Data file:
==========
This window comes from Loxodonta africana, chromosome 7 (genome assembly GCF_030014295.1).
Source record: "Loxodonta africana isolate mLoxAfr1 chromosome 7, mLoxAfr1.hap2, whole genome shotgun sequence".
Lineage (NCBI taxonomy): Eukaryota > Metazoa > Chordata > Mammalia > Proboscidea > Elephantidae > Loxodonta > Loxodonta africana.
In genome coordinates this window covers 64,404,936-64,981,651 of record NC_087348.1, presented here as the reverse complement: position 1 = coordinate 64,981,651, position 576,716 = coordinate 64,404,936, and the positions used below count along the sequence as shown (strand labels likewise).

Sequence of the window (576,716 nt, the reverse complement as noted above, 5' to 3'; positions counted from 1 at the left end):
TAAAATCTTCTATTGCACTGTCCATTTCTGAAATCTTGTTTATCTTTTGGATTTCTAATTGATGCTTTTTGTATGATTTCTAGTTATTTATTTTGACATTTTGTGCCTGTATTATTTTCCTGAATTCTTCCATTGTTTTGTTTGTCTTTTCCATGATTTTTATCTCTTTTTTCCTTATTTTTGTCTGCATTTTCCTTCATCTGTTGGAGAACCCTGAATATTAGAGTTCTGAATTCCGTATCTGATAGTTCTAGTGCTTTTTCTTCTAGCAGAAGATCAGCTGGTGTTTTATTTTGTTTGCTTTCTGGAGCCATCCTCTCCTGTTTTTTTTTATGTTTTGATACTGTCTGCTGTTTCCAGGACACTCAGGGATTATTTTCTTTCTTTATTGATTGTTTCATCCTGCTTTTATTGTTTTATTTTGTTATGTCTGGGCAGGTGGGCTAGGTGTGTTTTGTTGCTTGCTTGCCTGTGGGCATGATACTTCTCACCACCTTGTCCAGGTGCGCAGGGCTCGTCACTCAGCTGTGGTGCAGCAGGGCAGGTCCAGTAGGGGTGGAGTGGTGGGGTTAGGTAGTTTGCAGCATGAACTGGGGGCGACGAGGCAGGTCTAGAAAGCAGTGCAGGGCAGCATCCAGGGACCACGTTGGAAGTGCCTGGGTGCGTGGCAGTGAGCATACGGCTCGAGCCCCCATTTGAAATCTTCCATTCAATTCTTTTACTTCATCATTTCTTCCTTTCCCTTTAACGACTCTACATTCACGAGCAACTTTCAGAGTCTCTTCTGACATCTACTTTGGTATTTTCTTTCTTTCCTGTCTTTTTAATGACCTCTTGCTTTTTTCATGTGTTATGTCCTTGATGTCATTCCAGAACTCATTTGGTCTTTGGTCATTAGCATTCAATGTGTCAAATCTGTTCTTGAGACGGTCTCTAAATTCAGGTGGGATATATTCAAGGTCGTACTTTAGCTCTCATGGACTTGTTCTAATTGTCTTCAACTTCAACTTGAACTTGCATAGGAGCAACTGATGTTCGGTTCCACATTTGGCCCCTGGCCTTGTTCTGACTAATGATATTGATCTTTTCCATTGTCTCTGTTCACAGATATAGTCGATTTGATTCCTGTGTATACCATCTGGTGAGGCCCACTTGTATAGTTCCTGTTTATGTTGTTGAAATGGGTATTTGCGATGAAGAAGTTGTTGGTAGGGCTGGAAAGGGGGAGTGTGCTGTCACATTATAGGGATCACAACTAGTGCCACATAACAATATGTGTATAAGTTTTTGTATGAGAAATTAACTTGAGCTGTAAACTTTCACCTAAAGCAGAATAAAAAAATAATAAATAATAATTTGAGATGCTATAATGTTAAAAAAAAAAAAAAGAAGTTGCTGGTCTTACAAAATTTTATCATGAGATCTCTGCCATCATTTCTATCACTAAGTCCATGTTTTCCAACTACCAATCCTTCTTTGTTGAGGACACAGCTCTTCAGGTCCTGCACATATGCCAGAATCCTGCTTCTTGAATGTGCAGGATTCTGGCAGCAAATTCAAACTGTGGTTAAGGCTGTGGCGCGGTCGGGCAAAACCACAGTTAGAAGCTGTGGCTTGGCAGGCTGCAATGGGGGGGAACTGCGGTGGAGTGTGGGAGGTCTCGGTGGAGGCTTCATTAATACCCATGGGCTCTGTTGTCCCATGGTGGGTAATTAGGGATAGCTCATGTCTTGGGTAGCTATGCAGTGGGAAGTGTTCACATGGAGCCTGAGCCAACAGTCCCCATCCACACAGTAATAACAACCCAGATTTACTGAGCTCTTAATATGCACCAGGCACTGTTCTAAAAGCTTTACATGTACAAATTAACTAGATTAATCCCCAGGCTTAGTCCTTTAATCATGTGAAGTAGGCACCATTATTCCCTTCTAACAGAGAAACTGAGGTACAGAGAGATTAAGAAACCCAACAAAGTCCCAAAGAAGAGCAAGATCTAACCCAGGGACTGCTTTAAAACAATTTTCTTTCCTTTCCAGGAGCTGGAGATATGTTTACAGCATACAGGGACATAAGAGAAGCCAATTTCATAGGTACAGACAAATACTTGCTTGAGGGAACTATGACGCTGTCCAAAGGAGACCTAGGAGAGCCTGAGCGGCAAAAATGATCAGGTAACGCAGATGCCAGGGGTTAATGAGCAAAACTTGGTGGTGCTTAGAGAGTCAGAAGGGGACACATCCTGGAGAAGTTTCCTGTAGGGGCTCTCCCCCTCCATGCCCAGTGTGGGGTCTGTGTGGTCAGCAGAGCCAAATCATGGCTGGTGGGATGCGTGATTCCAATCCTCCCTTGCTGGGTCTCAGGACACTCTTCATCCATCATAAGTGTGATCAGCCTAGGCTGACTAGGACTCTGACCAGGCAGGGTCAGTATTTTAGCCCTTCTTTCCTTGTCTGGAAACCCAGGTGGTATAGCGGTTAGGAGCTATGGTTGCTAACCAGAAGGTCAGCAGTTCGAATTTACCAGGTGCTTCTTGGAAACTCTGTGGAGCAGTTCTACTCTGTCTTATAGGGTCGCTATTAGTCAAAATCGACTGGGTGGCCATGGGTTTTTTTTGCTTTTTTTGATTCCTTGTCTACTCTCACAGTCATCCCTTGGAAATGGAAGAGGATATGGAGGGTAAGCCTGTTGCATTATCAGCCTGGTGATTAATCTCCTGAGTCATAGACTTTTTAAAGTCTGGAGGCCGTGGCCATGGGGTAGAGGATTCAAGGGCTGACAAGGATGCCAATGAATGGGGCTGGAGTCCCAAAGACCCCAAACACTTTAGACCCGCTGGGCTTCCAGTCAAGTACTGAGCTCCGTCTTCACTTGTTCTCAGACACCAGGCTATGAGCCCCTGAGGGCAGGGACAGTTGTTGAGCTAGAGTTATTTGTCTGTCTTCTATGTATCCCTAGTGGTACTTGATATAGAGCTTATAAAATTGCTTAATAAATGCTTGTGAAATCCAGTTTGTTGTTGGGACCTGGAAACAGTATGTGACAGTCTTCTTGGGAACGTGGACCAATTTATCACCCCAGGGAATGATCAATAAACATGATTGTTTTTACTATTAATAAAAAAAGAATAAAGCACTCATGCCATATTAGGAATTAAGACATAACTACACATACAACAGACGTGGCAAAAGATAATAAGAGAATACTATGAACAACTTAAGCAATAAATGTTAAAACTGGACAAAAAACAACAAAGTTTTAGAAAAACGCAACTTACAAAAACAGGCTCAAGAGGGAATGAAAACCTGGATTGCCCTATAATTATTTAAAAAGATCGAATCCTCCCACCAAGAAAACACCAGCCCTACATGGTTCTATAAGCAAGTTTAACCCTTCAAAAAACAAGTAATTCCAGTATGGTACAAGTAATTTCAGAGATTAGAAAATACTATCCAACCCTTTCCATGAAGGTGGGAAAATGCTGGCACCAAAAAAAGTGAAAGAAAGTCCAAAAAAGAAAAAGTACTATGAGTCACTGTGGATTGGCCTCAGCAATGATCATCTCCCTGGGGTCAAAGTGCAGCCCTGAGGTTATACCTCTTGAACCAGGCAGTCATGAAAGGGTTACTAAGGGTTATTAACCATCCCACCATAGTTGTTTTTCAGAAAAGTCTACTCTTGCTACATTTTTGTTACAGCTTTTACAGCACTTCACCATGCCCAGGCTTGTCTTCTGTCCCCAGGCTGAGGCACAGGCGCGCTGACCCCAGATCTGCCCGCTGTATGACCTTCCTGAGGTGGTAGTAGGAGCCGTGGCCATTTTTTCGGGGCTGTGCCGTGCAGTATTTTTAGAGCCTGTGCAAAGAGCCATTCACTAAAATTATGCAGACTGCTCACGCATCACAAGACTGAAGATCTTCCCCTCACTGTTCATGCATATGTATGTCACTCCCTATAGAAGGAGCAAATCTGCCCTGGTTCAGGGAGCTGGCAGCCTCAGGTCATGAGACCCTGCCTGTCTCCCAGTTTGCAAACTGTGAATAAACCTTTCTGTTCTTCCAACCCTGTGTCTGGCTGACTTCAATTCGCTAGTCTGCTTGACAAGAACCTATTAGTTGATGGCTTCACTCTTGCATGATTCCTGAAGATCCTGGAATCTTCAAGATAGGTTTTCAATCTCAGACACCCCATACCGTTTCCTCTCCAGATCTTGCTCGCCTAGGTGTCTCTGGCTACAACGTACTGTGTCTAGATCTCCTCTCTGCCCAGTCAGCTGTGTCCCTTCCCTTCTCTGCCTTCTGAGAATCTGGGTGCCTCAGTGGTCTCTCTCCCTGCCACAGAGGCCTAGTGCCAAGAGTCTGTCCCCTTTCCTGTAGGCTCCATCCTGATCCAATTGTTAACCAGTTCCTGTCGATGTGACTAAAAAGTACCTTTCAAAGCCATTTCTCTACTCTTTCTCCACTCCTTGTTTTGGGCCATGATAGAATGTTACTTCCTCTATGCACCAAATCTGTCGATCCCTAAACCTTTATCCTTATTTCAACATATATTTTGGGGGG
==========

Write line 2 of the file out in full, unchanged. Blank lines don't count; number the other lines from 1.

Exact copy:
Source record: "Loxodonta africana isolate mLoxAfr1 chromosome 7, mLoxAfr1.hap2, whole genome shotgun sequence".